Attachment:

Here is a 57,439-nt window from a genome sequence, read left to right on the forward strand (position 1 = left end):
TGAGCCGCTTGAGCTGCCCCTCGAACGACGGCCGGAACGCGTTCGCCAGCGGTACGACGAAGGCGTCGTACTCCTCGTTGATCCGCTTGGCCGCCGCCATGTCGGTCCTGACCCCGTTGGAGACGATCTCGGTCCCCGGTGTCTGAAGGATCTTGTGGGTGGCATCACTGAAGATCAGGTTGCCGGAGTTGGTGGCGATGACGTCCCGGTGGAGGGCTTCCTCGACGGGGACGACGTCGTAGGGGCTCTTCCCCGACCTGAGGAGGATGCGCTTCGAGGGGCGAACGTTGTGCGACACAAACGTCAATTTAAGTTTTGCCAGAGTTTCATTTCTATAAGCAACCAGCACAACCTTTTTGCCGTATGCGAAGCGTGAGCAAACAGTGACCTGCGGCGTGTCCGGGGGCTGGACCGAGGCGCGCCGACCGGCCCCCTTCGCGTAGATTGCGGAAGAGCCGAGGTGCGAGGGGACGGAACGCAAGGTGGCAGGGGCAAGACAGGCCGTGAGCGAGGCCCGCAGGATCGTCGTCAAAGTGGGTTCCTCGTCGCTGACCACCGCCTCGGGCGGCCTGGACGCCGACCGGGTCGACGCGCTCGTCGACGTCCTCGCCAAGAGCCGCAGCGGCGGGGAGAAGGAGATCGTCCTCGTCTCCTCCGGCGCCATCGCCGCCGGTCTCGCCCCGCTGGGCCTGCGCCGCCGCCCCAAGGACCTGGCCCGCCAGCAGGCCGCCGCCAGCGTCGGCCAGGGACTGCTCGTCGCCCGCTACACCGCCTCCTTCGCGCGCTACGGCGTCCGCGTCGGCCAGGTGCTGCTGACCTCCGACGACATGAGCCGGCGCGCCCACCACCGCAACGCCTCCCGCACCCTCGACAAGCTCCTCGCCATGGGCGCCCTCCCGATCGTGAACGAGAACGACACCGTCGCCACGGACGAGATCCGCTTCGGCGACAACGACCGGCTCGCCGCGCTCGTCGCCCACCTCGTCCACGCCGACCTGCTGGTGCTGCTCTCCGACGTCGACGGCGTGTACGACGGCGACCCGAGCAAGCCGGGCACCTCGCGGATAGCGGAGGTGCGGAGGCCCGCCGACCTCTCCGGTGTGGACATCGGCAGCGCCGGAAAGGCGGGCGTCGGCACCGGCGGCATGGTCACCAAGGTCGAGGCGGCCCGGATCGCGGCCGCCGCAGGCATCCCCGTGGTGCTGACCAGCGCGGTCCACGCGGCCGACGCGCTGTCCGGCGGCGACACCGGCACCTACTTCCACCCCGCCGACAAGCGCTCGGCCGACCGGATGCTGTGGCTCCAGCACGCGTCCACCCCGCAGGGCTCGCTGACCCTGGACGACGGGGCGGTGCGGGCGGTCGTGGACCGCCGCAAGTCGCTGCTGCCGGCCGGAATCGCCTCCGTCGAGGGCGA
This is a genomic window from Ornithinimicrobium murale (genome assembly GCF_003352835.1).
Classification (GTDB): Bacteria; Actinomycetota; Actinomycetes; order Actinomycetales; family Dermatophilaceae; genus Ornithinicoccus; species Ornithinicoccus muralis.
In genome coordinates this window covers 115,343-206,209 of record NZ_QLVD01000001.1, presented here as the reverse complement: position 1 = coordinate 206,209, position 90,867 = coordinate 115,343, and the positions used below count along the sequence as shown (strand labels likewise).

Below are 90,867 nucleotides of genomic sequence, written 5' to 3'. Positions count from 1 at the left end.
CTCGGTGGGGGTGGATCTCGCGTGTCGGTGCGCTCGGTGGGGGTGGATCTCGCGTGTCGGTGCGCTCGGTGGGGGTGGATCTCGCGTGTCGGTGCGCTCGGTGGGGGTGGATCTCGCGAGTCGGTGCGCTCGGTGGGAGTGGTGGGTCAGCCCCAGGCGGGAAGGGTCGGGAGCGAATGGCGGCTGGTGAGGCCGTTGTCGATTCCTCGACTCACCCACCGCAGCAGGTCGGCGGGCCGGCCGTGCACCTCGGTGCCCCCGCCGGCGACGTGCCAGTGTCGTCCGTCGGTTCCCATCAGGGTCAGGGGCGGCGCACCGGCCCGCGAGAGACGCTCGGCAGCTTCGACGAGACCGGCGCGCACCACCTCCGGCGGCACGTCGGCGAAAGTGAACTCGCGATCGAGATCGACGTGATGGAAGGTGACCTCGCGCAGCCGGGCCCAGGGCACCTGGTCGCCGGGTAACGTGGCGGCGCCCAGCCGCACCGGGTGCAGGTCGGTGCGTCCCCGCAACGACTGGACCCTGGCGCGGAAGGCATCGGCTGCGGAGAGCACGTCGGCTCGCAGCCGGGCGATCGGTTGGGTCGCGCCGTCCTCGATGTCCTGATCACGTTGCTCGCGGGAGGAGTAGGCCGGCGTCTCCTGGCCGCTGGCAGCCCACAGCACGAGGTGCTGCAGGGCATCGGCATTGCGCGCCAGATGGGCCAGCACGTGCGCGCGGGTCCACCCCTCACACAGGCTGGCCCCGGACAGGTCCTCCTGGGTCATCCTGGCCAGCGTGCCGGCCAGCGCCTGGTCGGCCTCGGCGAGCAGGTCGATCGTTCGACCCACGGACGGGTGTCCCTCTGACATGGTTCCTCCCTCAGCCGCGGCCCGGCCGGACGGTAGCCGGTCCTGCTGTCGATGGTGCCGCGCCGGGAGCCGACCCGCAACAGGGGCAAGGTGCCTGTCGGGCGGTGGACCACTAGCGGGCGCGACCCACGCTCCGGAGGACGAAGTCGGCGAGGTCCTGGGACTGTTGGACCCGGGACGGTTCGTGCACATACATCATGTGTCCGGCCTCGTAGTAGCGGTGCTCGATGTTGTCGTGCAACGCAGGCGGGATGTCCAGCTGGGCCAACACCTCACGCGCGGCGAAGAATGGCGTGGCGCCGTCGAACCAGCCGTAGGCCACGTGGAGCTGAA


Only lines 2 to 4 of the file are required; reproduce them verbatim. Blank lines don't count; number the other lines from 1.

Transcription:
TGAGCCGCTTGAGCTGCCCCTCGAACGACGGCCGGAACGCGTTCGCCAGCGGTACGACGAAGGCGTCGTACTCCTCGTTGATCCGCTTGGCCGCCGCCATGTCGGTCCTGACCCCGTTGGAGACGATCTCGGTCCCCGGTGTCTGAAGGATCTTGTGGGTGGCATCACTGAAGATCAGGTTGCCGGAGTTGGTGGCGATGACGTCCCGGTGGAGGGCTTCCTCGACGGGGACGACGTCGTAGGGGCTCTTCCCCGACCTGAGGAGGATGCGCTTCGAGGGGCGAACGTTGTGCGACACAAACGTCAATTTAAGTTTTGCCAGAGTTTCATTTCTATAAGCAACCAGCACAACCTTTTTGCCGTATGCGAAGCGTGAGCAAACAGTGACCTGCGGCGTGTCCGGGGGCTGGACCGAGGCGCGCCGACCGGCCCCCTTCGCGTAGATTGCGGAAGAGCCGAGGTGCGAGGGGACGGAACGCAAGGTGGCAGGGGCAAGACAGGCCGTGAGCGAGGCCCGCAGGATCGTCGTCAAAGTGGGTTCCTCGTCGCTGACCACCGCCTCGGGCGGCCTGGACGCCGACCGGGTCGACGCGCTCGTCGACGTCCTCGCCAAGAGCCGCAGCGGCGGGGAGAAGGAGATCGTCCTCGTCTCCTCCGGCGCCATCGCCGCCGGTCTCGCCCCGCTGGGCCTGCGCCGCCGCCCCAAGGACCTGGCCCGCCAGCAGGCCGCCGCCAGCGTCGGCCAGGGACTGCTCGTCGCCCGCTACACCGCCTCCTTCGCGCGCTACGGCGTCCGCGTCGGCCAGGTGCTGCTGACCTCCGACGACATGAGCCGGCGCGCCCACCACCGCAACGCCTCCCGCACCCTCGACAAGCTCCTCGCCATGGGCGCCCTCCCGATCGTGAACGAGAACGACACCGTCGCCACGGACGAGATCCGCTTCGGCGACAACGACCGGCTCGCCGCGCTCGTCGCCCACCTCGTCCACGCCGACCTGCTGGTGCTGCTCTCCGACGTCGACGGCGTGTACGACGGCGACCCGAGCAAGCCGGGCACCTCGCGGATAGCGGAGGTGCGGAGGCCCGCCGACCTCTCCGGTGTGGACATCGGCAGCGCCGGAAAGGCGGGCGTCGGCACCGGCGGCATGGTCACCAAGGTCGAGGCGGCCCGGATCGCGGCCGCCGCAGGCATCCCCGTGGTGCTGACCAGCGCGGTCCACGCGGCCGACGCGCTGTCCGGCGGCGACACCGGCACCTACTTCCACCCCGCCGACAAGCGCTCGGCCGACCGGATGCTGTGGCTCCAGCACGCGTCCACCCCGCAGGGCTCGCTGACCCTGGACGACGGGGCGGTGCGGGCGGTCGTGGACCGCCGCAAGTCGCTGCTGCCGGCCGGAATCGCCTCCGTCGAGGGCGA
This is a genomic window from Ornithinimicrobium murale (genome assembly GCF_003352835.1).
Classification (GTDB): Bacteria; Actinomycetota; Actinomycetes; order Actinomycetales; family Dermatophilaceae; genus Ornithinicoccus; species Ornithinicoccus muralis.